Traumatic Brain Injury, also called acquired Brain Injury or simply head injury, occurs when a sudden trauma causes damage to the brain. Brain Injury can result when the head suddenly and violently hits an object, or when an object pierces the skull and enters brain tissue. Symptoms of a Brain Injury can be mild, moderate, or severe, depending on the extent of the damage to the brain. A person with a mild Brain Injury may remain conscious or may experience a loss of consciousness for a few seconds or minutes. Other symptoms of mild Brain Injury include headache, confusion, lightheadedness, dizziness, blurred vision or tired eyes, ringing in the ears, bad taste in the mouth, fatigue or lethargy, a change in sleep patterns, behavioral or mood changes, and trouble with memory, concentration, attention, or thinking. A person with a moderate or severe Brain Injury may show these same symptoms, but may also have a headache that gets worse or does not go away, repeated vomiting or nausea, convulsions or seizures, an inability to awaken from sleep, dilation of one or both pupils of the eyes, slurred speech, weakness or numbness in the extremities, loss of coordination, and increased confusion, restlessness, or agitation.
Anyone with signs of moderate or severe Brain Injury should receive medical attention as soon as possible. Because little can be done to reverse the initial brain damage caused by trauma, medical personnel try to stabilize an individual with Brain Injury and focus on preventing further injury. Primary concerns include insuring proper oxygen supply to the brain and the rest of the body, maintaining adequate blood flow, and controlling blood pressure. Imaging tests help in determining the diagnosis and prognosis of a Brain Injury patient. Patients with mild to moderate injuries may receive skull and neck X-rays to check for bone fractures or spinal instability. For moderate to severe cases, the imaging test is a computed tomography (CT) scan. Moderately to severely injured patients receive rehabilitation that involves individually tailored treatment programs in the areas of physical therapy, occupational therapy, speech/language therapy, physiatrist (physical medicine), psychology/psychiatry, and social support.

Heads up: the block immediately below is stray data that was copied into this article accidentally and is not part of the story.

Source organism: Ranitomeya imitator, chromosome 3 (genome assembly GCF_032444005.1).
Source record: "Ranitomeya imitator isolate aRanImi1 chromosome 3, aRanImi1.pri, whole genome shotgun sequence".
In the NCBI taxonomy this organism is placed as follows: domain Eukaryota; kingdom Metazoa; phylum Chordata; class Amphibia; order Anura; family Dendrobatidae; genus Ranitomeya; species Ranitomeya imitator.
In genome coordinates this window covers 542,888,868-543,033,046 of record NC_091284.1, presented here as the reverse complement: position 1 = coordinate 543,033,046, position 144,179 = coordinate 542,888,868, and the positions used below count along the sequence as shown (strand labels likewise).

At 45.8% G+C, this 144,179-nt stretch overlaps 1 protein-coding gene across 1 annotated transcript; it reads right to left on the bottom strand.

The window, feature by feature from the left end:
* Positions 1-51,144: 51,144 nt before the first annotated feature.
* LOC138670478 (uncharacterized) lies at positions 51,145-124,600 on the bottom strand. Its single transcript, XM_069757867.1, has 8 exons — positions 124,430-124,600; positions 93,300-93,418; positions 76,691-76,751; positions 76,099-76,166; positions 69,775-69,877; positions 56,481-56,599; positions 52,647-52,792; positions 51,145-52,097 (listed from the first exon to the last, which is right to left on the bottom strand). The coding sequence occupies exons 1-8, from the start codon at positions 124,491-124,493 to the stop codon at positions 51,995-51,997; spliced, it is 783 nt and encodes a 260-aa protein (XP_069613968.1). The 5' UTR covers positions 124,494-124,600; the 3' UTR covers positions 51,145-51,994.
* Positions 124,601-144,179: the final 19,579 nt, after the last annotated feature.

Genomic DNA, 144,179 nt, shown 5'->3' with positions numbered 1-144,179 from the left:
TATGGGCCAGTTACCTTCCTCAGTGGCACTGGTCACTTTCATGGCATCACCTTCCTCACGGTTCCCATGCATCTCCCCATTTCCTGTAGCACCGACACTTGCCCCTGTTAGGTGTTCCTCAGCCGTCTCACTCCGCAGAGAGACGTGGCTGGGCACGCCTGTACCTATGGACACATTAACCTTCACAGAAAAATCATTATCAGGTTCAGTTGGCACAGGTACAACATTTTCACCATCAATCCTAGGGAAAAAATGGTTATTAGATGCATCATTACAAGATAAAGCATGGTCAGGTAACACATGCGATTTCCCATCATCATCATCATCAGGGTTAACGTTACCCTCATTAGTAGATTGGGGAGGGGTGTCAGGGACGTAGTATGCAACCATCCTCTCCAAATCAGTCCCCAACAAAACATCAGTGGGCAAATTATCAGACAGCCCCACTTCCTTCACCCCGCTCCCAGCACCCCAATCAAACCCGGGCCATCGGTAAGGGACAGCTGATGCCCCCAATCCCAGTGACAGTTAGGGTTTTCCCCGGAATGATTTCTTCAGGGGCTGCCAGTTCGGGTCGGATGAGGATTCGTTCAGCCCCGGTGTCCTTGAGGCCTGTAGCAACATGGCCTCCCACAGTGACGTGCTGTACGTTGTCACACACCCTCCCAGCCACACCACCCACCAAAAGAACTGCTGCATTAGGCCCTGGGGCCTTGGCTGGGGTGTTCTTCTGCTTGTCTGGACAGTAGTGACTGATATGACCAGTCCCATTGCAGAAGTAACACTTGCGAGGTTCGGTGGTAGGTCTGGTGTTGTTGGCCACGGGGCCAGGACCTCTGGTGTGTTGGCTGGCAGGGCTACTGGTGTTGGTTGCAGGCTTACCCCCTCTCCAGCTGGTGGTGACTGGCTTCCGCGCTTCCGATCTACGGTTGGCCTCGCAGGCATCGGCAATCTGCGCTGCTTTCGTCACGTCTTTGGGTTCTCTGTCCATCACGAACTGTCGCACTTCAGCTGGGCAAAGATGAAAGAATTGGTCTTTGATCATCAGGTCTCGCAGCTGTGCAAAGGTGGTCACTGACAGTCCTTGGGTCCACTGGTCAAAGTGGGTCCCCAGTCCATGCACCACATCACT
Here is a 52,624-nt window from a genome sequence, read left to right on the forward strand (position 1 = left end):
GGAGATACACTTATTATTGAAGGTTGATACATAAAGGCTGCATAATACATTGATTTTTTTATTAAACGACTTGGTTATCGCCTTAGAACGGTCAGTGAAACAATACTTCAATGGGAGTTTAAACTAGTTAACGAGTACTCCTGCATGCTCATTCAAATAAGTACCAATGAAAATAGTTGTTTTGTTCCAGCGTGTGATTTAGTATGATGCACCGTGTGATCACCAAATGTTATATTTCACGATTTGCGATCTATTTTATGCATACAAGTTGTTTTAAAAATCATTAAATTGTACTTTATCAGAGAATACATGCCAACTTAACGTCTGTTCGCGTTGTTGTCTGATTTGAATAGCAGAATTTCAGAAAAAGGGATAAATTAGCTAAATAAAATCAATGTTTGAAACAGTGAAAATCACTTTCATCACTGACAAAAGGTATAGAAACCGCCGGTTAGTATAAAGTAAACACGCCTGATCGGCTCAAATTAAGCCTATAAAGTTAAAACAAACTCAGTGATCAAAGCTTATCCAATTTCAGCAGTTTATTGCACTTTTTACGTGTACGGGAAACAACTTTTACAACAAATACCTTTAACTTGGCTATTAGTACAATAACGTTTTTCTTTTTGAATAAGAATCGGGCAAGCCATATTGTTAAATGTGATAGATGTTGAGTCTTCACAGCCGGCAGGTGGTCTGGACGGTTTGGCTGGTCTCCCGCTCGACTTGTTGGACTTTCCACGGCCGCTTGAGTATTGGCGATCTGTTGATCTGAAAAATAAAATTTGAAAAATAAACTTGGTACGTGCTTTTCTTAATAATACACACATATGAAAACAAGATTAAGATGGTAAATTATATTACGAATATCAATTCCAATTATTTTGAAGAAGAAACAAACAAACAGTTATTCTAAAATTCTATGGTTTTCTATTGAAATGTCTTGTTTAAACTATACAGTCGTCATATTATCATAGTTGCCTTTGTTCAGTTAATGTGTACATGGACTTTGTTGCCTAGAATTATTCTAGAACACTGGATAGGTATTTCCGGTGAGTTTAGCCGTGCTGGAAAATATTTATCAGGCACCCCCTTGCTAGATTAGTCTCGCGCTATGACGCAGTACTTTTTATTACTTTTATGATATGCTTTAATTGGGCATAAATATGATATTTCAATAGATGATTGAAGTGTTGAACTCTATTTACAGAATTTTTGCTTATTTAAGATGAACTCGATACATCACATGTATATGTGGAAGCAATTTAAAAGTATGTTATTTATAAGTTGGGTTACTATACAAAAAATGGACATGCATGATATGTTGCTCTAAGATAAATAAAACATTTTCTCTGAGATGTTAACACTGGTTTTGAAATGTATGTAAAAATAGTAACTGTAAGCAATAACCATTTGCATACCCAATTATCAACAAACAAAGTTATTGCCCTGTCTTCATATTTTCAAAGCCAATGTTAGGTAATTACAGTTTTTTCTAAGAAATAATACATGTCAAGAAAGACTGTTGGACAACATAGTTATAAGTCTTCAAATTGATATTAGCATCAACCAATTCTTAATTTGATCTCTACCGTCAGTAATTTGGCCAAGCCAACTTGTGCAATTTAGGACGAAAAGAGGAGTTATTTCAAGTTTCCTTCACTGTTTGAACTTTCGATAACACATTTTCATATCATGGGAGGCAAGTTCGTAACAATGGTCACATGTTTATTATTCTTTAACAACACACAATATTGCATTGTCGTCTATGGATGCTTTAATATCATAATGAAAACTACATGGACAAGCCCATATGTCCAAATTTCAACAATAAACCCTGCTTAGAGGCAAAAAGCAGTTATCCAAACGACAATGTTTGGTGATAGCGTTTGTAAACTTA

Approximately half of severely head-injured patients will need surgery to remove or repair hematoma (ruptured blood vessels) or contusions (bruised brain tissue). Disabilities resulting from a Brain Injury depend upon the severity of the injury, the location of the injury, and the age and general health of the individual. Some common disabilities include problems with cognition (thinking, memory, and reasoning), sensory processing (sight, hearing, touch, taste, and smell), communication (expression and understanding), and behavior or mental health (depression, anxiety, personality changes, aggression, acting out, and social inappropriateness). More serious head injuries may result in stupor, an unresponsive state, but one in which an individual can be aroused briefly by a strong stimulus, such as sharp pain; coma, a state in which an individual is totally unconscious, unresponsive, unaware, and unarousable; vegetative state, in which an individual is unconscious and unaware of his or her surroundings, but continues to have a sleep-wake cycle and periods of alertness; and a persistent vegetative state (PVS), in which an individual stays in a vegetative state for more than a month.